Autism and Superheroes

This is a brief divergence from my usual posts about writing. I feel it needed to be said.

Several years ago, I was in Pennsylvania, and a man approached me in a grocery store parking lot.  The man had buzz-cut gray hair, a few days’ growth of beard, and shabby clothes.  Clearly homeless.  He walked with an odd gait, didn’t make eye contact, and he said, a little too loudly, that he would like some money for food or for the bus as a cold wind swirled around both of us.

My heart twisted inside my chest.  It was clear to me the man was autistic.  After living with my son Aran for so long, I recognize the condition elsewhere in seconds.  I realized I was staring at my son’s future.

When people think of autism, two images spring to mind.  The first is of a cute child with a piping voice who probably gets bullied at school.  The second is of a super-hero.

We see on TV shows and news stories about autism a lot of children who need help.  The children are adorable.  They say odd things or act in odd ways, and the adult viewers think, “Oh, that poor thing.  We need to help!”  Once they know a child is autistic, they show patience and understanding.  They want special education services in the schools and other services beyond the school.

We also see on TV shows the image of the autist as super-hero.  Adult autists, both real and fictional, show amazing powers.  Temple Grandin designs animal-friendly cattle chutes, sees the world in visual chunks, and goes on speaking tours.  Kim Peek (on whom RAIN MAN was based) has an eidetic memory.  Sheldon Cooper from THE BIG BANG THEORY (who has never been officially acknowledged as autistic but who shows all the symptoms) is a world-class physicist.

Here’s the problem.  The media always–ALWAYS–want to show people as getting help or as succeeding.  No one wants to end the broadcast on a downer: “And, despite everyone’s efforts to help, Alvin is now homeless, begging for spare change at the bus station.”  The children we see on TV shows inevitably get help, and the viewers are left with the vague idea that they’ll be all right in the end.  Autistic adults are portrayed as having successful full-time jobs where they’re such highly-regarded experts, everyone is forced to accept their odd behavior.  They even have friends and a social life.  And the audience says, “Well, see?  Autistic people do just fine.  They have super powers.”

The problem is, they don’t.

Only a few autists actually have a savant talent, and the majority of those talents don’t lead themselves to a successful career.  Aran, for example, has perfect pitch, but that won’t land him a job anywhere.

In fact, less than 10% of adult autists actually work at all, let alone full-time.  It’s hard for autists to find work–most can’t get past the job interview.  The hiring manager might be the nicest person in the world, but she’ll still be put off by someone who strides into the office and booms, “This is my new job!”

Most adult autists live on disability, or with relatives, or both.  Some live in group homes or institutions.

And a big chunk are homeless.

Aran can live with me for as long as he needs to, but I won’t be around forever, and I’m watching the social safety nets in this country disintegrate a little more every day.  Although there’s a lot of help around for cute autistic children, these children grow into less cute teenagers and then full-blown adults, and there’s very little help for them.

While the media have helped bring autism into the spotlight, they have also given many Americans the false impression that with minimal help, autistic children grow into slightly odd but perfectly functional adults.  They don’t.  They often need help and supervision all their lives, and that costs money.  The trouble is, these autists aren’t adorable children with big eyes.  They’re adults moving into middle and old age.  They don’t dress fashionably, they walk funny, and their voices have a strange lilt.  And when it comes to adults, we have this idea that they should shape up, try harder, do the right thing.  They’ve had a lifetime to learn how.  Why don’t they?  It must be laziness or foolishness that makes them that way.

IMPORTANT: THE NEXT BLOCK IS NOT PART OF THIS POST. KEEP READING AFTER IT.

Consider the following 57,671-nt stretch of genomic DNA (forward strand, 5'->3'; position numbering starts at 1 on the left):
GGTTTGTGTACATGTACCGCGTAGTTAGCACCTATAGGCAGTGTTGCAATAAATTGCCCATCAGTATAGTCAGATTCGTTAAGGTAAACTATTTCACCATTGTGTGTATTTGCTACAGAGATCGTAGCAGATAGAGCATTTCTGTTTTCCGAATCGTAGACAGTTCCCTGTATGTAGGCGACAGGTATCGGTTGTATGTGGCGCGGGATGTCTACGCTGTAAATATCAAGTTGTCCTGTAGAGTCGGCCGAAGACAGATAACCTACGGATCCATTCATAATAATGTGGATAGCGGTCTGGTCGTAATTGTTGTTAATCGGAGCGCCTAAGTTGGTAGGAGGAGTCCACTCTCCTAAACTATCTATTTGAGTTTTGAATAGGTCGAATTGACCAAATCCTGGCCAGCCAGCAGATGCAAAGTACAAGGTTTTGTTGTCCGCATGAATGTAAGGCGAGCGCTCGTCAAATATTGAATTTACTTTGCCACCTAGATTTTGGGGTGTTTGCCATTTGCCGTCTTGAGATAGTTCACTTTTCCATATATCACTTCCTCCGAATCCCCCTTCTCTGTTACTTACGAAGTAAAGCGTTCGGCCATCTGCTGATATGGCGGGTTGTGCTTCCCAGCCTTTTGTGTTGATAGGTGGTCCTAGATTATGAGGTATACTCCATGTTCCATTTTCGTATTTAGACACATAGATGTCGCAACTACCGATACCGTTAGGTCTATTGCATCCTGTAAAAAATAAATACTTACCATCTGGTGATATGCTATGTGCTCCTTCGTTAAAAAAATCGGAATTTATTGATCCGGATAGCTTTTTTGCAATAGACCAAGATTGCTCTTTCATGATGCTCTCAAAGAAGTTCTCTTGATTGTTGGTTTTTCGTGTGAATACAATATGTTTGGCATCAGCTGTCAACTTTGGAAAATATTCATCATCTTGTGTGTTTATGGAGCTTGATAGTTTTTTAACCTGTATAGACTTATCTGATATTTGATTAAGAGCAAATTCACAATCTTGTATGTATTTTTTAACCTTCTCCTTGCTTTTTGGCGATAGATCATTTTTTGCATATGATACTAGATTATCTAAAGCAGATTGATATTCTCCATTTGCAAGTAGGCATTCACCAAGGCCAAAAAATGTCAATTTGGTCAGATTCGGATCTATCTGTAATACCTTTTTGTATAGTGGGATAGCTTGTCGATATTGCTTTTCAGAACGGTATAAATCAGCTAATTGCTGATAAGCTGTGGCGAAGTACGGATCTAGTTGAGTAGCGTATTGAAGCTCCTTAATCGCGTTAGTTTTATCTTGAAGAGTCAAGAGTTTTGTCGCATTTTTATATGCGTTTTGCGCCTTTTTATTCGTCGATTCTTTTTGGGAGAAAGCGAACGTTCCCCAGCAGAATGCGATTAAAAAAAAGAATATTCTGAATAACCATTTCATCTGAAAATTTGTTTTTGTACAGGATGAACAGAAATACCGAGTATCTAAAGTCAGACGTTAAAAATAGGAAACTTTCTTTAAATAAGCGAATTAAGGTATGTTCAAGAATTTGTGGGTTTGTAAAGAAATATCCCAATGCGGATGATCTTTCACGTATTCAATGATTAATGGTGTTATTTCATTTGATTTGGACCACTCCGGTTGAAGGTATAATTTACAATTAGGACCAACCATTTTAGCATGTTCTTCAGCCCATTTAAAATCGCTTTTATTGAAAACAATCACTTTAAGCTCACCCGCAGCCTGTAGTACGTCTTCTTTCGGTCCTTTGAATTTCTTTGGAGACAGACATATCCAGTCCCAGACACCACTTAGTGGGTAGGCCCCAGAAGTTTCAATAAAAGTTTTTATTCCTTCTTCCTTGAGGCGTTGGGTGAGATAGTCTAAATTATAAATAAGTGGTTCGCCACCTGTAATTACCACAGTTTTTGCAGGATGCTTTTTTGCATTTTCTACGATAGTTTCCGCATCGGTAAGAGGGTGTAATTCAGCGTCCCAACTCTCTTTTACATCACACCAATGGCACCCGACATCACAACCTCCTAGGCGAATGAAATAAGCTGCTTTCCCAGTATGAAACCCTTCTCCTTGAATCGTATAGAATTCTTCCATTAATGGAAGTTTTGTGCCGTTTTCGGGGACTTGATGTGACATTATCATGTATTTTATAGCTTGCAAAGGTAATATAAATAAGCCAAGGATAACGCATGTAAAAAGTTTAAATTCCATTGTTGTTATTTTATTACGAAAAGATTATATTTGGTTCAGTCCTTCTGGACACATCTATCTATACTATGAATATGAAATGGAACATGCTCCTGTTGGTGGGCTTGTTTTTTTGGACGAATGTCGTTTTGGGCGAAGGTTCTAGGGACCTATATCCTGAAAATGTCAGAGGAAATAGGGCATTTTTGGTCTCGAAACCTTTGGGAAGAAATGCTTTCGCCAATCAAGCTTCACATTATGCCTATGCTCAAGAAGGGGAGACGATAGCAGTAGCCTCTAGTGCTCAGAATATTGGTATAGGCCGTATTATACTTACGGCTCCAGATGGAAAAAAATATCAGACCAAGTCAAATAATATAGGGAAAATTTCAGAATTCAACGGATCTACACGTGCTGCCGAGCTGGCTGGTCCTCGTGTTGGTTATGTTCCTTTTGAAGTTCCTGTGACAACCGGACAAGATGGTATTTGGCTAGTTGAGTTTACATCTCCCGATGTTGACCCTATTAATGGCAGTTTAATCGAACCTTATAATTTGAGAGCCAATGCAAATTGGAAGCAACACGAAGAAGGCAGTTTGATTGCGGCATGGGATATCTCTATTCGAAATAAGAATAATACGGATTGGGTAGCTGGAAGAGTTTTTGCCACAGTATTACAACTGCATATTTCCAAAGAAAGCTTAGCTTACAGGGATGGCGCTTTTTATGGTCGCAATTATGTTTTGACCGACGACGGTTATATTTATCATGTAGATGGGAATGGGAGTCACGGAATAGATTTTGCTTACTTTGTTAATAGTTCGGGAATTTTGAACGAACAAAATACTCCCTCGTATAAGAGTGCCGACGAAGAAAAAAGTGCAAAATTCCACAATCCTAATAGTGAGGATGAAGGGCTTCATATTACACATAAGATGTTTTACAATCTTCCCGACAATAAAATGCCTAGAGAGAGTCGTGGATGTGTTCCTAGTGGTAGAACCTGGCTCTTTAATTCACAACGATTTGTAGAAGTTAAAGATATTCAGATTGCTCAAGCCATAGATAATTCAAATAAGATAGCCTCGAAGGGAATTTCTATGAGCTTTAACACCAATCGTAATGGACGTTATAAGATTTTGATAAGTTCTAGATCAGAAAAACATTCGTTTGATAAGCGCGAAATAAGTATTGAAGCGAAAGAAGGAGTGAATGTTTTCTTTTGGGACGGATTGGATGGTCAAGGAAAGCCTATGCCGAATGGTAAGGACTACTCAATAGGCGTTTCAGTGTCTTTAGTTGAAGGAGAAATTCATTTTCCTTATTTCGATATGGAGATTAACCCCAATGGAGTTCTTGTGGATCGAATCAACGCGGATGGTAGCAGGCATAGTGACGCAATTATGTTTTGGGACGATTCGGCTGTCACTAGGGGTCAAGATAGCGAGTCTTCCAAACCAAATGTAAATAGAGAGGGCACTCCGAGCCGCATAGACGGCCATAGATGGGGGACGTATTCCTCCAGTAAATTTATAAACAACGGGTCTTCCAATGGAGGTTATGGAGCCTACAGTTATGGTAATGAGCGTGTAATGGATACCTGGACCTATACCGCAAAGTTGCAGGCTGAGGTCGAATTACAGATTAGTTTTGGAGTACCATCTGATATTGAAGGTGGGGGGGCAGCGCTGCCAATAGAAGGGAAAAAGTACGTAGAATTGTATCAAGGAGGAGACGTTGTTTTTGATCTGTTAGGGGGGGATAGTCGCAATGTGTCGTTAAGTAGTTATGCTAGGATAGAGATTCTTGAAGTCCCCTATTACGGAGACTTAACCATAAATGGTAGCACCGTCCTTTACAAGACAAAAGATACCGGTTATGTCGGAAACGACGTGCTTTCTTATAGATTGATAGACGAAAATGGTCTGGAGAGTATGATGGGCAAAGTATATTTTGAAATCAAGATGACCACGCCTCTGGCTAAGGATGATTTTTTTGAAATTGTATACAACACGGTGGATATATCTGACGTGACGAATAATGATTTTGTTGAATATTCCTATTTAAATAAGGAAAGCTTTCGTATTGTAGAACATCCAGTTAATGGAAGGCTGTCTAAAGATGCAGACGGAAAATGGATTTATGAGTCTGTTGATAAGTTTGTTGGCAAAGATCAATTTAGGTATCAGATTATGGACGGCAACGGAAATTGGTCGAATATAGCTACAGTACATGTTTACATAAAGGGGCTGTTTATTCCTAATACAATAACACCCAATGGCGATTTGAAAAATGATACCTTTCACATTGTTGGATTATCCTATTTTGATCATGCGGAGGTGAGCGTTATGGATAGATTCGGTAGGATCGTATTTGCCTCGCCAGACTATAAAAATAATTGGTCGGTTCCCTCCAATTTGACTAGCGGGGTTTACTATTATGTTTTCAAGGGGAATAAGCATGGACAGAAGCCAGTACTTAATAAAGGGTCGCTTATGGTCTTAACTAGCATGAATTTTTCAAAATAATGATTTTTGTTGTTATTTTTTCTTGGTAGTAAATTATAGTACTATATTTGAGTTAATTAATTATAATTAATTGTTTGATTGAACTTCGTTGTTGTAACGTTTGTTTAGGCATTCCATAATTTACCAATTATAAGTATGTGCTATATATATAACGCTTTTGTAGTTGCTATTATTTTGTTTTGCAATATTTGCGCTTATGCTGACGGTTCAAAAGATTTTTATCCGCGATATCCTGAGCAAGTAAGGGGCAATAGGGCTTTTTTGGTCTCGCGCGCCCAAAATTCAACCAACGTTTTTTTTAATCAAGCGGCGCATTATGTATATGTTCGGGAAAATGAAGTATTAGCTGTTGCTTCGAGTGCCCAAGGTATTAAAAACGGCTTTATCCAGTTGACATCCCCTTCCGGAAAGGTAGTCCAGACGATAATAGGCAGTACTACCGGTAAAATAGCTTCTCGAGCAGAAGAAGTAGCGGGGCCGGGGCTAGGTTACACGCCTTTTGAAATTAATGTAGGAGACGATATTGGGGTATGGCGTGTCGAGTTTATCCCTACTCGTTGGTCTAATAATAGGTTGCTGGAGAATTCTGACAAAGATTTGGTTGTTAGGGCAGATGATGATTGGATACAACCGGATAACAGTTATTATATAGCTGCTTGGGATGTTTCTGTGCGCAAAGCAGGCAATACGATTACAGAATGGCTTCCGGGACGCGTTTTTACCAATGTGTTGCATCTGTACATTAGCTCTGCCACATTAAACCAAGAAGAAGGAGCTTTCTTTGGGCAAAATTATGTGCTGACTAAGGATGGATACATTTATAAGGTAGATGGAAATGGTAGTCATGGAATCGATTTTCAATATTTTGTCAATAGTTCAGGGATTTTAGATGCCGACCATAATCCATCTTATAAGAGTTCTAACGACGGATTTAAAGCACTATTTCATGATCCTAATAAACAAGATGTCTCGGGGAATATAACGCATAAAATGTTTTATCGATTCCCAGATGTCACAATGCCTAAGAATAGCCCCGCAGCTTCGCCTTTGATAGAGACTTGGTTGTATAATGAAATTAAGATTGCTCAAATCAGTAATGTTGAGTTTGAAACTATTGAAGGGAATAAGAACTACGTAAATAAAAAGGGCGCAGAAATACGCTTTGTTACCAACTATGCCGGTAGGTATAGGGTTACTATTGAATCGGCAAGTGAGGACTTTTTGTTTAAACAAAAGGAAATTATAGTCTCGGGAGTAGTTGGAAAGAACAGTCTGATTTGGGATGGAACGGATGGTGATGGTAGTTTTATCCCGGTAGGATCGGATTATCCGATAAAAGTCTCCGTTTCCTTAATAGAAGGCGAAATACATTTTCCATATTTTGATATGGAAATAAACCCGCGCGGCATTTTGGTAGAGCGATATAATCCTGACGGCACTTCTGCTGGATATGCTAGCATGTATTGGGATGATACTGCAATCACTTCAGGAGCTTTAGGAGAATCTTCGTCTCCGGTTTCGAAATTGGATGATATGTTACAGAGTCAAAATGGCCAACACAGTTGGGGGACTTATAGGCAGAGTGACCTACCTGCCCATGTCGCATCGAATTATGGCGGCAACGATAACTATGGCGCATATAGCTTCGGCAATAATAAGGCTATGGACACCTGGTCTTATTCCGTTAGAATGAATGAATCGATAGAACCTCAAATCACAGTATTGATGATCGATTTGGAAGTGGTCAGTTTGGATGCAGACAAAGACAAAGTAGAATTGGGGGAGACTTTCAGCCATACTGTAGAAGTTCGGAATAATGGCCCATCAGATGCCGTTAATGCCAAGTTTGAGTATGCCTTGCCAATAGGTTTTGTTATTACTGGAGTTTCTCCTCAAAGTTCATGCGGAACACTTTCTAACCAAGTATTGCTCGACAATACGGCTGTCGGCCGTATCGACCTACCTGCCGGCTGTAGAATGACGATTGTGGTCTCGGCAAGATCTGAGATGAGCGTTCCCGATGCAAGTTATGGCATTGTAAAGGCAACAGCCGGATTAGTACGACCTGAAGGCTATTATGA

If you ask people flat-out if they believed the above, they deny it, of course, and profess compassion or pity.  But left to their own devices, they’ll sidle to the other side of the room and avoid, avoid, avoid.

I took the man from the parking lot inside the grocery store and bought him a hot drink at the bakery, then gave him $20.  It was all I could do for him right then.  He shouted a thank-you and shuffled down the cookie aisle.  I watched him go, thinking of Aran and trying not to cry.

One day Aran will graduate high school.  I don’t know what’ll happen then.  He says he wants to go into finance or manage a hotel.  If he can get through college and survive a job interview.  Perfect pitch won’t help him.

There are no autistic super-heroes.

ADDENDUM

I posted this column on my blog, and this story was pointed out to me.

This man’s experience is eerily similar to mine. It’s not me, however. This writer lives in Ohio, and I’m a Michigander. The incident above happened to me five-odd years ago when I was visiting Pennsylvania for a graduate school residency, and didn’t happen in my home town. However, I wonder how often this story has repeated itself elsewhere, and sadly, it only underscores my point.

–Steven Harper Piziks

http://www.stevenpiziks.com/

The Doomsday Vault (a Clockwork Empire novel) available at bookstores everywhere.

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Autism and Superheroes — 19 Comments

  1. Thank you for this. We do need to muster the will and patience to care for people for the long term, not just when they’re cute, not just when the mood suits us.

  2. There are many people in this world who are not capable of taking care of themselves: those born with developmental disabilities, those with physical disabilities, those who have brain injuries due to stroke or a serious accident, those crippled in car wrecks, the elderly with dementia or with lingering illnesses — we could come up with many categories. Some have families who can look after them, though I suspect most of those families don’t have the resources to give that person all they need and frequently can’t care for the family member who needs help without major sacrifices by everyone else. But many don’t have any family to do things for them.

    As a society we need to do a better job of recognizing this need and putting resources into it. These people shouldn’t live on the streets and they shouldn’t be warehoused in badly run institutions. Charitable organizations can help and individual acts of kindness (such as Steven’s in this story) are always good things, but we need an organized system that ensures no one is left out in the cold.